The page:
Daata x citizenM breakfast talk with Jon Sharples – Oct 30

In Art, Artist, citizenM, Daata, Daata Editions, David Gryn, Jon Sharples, Tower of London, Uncategorized on 15/10/2017 at 9:43 pm

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Join us on Monday October 30th at 8.30am at citizenM Tower of London for a breakfast discussion with intellectual property lawyer and Chair of the Simmons & Simmons Art Network Jon Sharples. Jon will talk about corporate collecting and his interest in art, the law and digital mediums, joined by Art Basel in Miami Beach Film & Sound curator David Gryn and Director of Daata Editions. Including an audience Q&A.

Book to join us at Eventbrite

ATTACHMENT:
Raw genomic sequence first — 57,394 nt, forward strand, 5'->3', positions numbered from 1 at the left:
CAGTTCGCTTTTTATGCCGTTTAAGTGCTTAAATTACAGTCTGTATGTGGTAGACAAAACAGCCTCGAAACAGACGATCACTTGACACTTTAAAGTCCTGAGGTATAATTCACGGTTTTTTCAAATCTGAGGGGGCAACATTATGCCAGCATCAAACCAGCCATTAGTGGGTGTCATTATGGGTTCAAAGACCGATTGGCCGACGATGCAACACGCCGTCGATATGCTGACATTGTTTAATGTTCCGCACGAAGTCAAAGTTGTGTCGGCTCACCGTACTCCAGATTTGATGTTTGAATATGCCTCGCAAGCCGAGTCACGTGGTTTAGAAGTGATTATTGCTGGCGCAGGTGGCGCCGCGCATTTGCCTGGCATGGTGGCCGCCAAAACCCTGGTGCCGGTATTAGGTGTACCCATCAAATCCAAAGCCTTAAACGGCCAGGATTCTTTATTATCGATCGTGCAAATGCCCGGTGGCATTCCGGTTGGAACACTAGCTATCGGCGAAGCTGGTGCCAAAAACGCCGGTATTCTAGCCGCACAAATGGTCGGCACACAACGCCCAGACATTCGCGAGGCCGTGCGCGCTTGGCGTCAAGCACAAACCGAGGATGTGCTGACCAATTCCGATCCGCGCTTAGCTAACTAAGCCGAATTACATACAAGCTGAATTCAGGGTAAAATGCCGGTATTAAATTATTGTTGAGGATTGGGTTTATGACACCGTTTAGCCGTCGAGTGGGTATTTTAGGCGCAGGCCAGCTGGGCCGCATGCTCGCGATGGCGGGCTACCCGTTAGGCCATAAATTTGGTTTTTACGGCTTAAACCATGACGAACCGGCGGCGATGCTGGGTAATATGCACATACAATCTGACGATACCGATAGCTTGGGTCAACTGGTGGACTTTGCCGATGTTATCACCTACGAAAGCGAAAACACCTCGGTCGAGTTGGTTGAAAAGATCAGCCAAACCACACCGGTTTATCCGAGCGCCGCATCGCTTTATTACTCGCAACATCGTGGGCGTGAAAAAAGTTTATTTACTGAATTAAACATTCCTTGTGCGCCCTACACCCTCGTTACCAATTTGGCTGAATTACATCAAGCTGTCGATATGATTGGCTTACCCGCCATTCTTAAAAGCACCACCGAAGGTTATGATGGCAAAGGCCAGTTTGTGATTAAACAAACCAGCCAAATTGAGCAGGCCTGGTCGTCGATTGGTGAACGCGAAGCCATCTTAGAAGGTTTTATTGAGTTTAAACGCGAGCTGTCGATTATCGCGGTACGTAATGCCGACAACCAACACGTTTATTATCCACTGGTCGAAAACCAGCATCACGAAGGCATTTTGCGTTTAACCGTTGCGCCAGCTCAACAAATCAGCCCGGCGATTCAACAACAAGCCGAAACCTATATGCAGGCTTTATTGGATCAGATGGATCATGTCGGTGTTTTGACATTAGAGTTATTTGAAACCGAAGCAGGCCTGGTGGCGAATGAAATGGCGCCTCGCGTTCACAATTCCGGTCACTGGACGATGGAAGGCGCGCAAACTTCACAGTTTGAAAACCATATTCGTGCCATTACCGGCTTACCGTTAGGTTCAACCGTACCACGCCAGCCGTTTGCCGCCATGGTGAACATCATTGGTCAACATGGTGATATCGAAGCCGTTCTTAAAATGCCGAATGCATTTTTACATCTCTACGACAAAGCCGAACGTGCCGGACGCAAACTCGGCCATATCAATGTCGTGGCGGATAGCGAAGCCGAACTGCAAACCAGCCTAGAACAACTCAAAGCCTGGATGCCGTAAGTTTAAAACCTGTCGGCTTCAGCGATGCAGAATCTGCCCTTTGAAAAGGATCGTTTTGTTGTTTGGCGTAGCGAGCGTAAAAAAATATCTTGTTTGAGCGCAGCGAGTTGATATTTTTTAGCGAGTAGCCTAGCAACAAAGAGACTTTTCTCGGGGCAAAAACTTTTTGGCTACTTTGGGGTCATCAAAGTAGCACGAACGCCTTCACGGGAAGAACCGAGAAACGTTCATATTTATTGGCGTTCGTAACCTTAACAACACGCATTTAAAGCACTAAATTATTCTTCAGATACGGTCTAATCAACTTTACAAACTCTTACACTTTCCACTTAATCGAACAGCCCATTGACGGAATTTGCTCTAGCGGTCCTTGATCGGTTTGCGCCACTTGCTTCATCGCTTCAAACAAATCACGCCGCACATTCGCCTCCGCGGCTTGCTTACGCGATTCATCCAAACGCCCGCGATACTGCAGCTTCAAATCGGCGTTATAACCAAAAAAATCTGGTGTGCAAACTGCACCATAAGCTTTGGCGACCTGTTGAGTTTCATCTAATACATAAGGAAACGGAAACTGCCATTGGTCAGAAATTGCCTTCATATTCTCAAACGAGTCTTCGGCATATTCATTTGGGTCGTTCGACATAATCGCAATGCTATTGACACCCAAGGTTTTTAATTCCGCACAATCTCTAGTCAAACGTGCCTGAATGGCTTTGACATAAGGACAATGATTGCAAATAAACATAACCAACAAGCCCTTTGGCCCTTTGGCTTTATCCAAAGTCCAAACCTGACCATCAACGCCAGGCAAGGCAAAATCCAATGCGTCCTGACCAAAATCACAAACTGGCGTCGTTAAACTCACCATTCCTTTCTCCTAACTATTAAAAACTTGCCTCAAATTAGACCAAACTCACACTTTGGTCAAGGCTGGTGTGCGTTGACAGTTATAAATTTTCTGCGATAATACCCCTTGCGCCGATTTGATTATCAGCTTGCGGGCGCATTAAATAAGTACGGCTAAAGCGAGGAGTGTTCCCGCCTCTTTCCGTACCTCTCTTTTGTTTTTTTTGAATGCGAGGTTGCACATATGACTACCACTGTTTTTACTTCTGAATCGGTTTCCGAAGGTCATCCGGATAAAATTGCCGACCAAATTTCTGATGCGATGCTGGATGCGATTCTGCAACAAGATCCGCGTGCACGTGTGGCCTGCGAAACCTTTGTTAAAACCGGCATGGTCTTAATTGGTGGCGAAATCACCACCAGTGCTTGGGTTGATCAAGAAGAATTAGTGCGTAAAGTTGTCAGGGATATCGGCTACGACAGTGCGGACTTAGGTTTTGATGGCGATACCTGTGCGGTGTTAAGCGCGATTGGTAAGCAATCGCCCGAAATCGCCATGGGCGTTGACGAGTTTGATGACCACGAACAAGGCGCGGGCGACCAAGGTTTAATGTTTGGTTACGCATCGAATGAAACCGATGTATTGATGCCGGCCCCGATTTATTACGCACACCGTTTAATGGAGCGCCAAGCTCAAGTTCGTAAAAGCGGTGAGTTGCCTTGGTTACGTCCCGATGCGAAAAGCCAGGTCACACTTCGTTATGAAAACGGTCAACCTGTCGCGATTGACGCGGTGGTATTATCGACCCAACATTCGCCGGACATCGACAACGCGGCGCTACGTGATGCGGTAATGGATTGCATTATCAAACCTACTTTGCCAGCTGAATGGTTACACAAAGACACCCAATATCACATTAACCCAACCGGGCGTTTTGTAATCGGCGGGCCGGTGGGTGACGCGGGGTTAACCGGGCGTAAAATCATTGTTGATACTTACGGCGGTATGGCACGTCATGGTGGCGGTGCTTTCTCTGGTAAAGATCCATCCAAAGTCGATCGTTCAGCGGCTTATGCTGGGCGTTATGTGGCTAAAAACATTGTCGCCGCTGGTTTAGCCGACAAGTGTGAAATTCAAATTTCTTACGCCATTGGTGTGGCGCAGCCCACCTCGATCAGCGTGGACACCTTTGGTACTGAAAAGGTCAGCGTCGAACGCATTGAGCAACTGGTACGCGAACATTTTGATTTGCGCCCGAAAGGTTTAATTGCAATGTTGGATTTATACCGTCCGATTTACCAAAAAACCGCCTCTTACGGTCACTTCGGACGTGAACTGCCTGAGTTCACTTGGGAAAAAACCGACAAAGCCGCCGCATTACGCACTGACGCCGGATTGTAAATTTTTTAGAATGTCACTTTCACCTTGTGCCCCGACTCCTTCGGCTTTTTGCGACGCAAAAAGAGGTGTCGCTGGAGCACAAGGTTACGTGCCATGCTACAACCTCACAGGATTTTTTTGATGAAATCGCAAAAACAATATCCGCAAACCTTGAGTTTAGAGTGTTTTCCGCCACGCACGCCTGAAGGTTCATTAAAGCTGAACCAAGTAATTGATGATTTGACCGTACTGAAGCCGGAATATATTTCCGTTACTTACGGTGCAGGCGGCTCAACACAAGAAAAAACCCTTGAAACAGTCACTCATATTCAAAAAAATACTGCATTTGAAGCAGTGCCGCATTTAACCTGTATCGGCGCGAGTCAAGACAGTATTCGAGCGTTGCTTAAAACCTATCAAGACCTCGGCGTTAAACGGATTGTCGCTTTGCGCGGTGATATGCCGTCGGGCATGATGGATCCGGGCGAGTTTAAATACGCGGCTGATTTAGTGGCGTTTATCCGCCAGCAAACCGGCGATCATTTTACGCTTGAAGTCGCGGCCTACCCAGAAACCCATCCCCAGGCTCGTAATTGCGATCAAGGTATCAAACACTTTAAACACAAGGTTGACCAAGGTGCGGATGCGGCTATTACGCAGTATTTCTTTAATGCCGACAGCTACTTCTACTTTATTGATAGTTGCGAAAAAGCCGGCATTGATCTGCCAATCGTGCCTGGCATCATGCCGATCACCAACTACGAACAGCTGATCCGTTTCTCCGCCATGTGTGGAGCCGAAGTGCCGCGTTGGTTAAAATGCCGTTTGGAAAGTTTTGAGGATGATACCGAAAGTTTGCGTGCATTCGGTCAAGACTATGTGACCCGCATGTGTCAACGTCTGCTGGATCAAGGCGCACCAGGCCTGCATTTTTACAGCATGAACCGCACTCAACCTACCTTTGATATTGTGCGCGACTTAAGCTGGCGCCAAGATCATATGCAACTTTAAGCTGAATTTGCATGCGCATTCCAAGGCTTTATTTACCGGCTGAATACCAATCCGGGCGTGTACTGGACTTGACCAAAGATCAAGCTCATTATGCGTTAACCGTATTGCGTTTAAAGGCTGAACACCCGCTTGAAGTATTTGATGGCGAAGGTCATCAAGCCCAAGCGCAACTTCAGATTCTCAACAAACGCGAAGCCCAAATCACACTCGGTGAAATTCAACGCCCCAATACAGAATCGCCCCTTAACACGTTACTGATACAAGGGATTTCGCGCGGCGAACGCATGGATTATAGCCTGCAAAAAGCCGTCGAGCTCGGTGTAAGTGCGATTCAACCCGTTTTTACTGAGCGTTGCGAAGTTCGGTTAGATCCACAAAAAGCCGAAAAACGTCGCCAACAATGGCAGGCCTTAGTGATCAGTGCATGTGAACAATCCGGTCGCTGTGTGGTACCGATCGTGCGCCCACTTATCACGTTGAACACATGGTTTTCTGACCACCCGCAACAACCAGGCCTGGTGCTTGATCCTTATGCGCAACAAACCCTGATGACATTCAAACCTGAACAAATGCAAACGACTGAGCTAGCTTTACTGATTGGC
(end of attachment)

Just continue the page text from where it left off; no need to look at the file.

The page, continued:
Lu Yang Interactive Hearse – the Daata Editions Commission powered by Artune in collaboration with PHOTOFAIRS | Shanghai

In Artune, Daata, Daata Editions, daataeditions, Lu Yang, Photofairs, Shanghai, Societe Berlin, Uncategorized on 09/08/2017 at 9:05 pm

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PHOTOFAIRS | Shanghai has just announced the launch of the Daata Editions Commission powered by Artune, The Social Platform for a Global Art Community, at the fourth edition of the fair.

This year’s commission will be created by contemporary Chinese artist, Lu Yang. The new work, ‘Lu Yang Interactive Hearse’ will be premiered at the fair and available on the Daata Editions website as a Free Download, in response to a flourishing interest from the Asian Art Market to engage with the digital medium.